Truck manufacturers are continuing to invest in autonomous technology, and states are enacting legislation to allow the testing or use of the technology. In addition, the Federal Motor Carrier Safety Administration (FMCSA) and the National Highway Traffic Safety Administration (NHTSA) have said the agencies are seeking to remove unnecessary regulatory burdens to the safe introduction of automated driving systems vehicles.
"Automation takes many forms in trucking, ranging from existing collision-avoidance and lane departure warning systems to other driver-assisted technologies. Advanced driver assistance in trucks and fully automated trucks may one day provide a range of societal and industry benefits including safety, environmental, and productivity when it comes to mobility," said Sherry Sanger, senior vice president of marketing for Penske Truck Leasing.
FMCSA and NHTSA have issued a request for public comment to help them craft automated driving regulations, publishing the notice in the Federal Register on May 28. FMCSA said it would accept public comments until Aug. 26.
"We know that while many of these technologies are still in development, it is critical that we carefully examine how to make federal rules keep up with this advancing technology," said Raymond Martinez, FMCSA administrator.
FMCSA said it is working to understand how rule changes can account for differences between humans and automated driving systems, while NHTSA is considering how to measure compliance for vehicles without conventional controls, including steering wheels and brake pedals.
"One of the department's priorities is to prepare for the future by engaging with new technology while addressing legitimate public concerns about safety, security, and privacy, without hampering innovation," said Elaine Chao, Department of Transportation Secretary.
Each year, the number of states considering legislation related to autonomous vehicles has gradually increased. The National Conference of State Legislature reported that in 2018, 15 states enacted 18 autonomous vehicle related bills.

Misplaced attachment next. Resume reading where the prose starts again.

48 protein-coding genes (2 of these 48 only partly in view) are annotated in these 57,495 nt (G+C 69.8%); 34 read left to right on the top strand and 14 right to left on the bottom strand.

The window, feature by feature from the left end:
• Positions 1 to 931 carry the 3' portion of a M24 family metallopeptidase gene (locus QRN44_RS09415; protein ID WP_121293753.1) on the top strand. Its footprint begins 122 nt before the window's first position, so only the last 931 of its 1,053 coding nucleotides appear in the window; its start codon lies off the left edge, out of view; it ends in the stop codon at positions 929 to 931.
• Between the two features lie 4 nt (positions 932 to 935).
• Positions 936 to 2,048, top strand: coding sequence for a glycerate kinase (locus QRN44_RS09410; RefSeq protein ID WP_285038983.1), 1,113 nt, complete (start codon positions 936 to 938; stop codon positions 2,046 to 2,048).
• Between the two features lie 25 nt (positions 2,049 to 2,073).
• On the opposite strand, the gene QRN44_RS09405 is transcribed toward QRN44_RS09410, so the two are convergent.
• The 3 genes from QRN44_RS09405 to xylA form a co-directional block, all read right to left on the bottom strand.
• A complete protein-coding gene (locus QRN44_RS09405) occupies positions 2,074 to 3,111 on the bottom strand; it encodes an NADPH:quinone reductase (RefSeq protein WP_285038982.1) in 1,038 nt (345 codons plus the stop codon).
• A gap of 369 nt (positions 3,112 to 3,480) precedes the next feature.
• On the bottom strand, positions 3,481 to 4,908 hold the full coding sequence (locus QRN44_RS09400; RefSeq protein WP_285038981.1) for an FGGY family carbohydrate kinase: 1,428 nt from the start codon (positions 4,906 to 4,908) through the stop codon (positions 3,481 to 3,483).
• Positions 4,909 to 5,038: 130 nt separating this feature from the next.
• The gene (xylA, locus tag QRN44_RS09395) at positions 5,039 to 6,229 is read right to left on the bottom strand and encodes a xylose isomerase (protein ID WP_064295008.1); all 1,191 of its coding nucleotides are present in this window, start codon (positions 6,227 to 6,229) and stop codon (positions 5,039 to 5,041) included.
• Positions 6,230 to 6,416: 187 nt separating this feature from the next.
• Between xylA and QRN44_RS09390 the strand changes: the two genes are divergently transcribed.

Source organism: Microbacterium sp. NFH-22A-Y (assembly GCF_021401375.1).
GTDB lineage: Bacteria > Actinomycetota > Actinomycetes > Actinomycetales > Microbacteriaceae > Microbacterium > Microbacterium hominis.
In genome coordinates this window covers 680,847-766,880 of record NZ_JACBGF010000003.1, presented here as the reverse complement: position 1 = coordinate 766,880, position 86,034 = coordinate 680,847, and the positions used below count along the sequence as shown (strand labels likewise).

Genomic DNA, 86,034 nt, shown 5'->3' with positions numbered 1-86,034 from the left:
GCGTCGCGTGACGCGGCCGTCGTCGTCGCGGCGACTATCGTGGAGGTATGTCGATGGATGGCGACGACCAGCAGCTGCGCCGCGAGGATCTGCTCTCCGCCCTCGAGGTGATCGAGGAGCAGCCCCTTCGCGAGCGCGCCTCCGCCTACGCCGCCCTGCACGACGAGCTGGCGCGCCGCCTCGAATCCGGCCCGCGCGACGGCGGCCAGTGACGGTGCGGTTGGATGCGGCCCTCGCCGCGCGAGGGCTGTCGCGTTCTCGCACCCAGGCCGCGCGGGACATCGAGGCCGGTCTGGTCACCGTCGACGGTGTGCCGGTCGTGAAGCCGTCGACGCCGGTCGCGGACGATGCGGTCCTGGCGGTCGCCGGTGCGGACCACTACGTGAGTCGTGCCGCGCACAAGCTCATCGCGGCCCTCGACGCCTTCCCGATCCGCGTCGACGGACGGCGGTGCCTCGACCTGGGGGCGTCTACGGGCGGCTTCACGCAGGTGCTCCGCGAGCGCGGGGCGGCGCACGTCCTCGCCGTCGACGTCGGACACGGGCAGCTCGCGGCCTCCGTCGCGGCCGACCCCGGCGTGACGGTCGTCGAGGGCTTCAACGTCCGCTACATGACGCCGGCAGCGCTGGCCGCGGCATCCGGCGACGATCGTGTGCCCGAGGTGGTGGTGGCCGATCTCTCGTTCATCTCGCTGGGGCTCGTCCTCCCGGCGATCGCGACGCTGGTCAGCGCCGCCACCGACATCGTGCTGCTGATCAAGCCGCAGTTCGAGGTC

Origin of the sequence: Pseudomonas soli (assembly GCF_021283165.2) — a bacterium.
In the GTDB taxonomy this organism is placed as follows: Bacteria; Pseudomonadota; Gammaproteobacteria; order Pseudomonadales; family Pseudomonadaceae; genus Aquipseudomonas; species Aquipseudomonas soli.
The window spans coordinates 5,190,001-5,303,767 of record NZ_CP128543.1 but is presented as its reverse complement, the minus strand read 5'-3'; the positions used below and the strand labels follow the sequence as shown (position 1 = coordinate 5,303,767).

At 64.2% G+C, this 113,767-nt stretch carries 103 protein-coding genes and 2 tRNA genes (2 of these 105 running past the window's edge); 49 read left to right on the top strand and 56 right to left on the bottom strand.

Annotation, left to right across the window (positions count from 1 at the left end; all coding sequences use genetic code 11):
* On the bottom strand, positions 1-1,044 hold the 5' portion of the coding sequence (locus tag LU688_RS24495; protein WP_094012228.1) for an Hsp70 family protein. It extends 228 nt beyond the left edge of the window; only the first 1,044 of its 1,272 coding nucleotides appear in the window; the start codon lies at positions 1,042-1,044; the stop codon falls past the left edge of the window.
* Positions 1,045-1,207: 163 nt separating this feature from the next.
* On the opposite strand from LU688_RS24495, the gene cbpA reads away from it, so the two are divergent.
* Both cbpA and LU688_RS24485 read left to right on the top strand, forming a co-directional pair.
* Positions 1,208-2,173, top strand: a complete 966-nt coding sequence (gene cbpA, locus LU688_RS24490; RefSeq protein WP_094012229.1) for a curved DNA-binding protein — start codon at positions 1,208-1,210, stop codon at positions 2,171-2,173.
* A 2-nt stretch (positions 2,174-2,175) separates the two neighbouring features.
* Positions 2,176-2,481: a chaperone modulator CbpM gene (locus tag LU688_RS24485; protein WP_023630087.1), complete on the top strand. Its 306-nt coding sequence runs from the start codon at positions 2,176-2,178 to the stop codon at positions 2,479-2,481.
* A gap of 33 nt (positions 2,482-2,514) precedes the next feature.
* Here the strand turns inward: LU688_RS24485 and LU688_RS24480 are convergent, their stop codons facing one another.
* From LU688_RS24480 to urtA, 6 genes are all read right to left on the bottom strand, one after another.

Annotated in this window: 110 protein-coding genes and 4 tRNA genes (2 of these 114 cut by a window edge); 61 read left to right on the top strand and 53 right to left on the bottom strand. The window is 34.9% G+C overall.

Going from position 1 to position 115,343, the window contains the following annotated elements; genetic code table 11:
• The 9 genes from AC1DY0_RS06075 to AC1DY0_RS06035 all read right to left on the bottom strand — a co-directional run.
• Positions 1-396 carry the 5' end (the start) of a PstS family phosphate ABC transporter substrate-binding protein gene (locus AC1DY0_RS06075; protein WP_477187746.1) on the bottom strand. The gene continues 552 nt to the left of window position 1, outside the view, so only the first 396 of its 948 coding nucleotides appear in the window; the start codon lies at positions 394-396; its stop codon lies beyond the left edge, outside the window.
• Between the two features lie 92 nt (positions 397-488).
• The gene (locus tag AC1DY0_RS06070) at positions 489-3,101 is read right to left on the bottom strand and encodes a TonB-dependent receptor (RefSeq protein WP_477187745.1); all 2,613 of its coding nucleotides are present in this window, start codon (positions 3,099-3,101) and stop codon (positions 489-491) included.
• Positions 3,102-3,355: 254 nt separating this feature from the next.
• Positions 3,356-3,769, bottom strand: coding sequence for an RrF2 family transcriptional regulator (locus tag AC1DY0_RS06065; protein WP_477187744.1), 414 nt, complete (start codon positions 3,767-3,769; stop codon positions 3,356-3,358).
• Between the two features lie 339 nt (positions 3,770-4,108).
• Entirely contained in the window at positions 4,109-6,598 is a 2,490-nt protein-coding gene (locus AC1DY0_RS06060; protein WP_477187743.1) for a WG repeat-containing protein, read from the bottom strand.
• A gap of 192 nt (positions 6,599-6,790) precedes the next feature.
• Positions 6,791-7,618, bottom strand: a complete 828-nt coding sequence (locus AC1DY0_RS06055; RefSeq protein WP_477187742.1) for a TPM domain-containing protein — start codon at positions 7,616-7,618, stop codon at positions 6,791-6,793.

Since 2012, at least 41 states and D.C. have considered legislation related to autonomous vehicles, and 29 states have enacted legislation related to autonomous vehicles. Governors in Arizona, Delaware, Hawaii, Idaho, Illinois, Maine, Massachusetts, Minnesota, Ohio, Washington and Wisconsin have issued executive orders related to autonomous vehicles.
Ross Froat, director of engineering and information technology at American Trucking Associations, said 26 U.S. states have changed their traffic laws, or their interpretation of existing laws, to allow platooning, which utilizes a lead truck driven by a human that is then linked to two or more vehicles and is expected to be the most widely used autonomous technology.
Currently, 18 U.S. states fully authorize platooning, and eight U.S. states allow testing or limited deployments. Collectively those 26 states represent more than 75 percent of U.S. freight movement, he said.
"Varying levels of automation are already happening in the trucking industry," Sanger said. "We're committed to helping advance a better understanding and separating the hype from realities with our customers and general public when it comes to automated trucks."
Penske Truck Leasing has joined Partners for Automated Vehicle Education (PAVE), a coalition of industry leaders that seeks to educate and assure the public about automated vehicles, according to a news release from the two organizations. PAVE is a broad coalition of leading industry, non-profit and academic institutions launching a first-of-its kind, fact-based campaign to inform the public and policymakers about the potential and the reality of advanced vehicle technologies.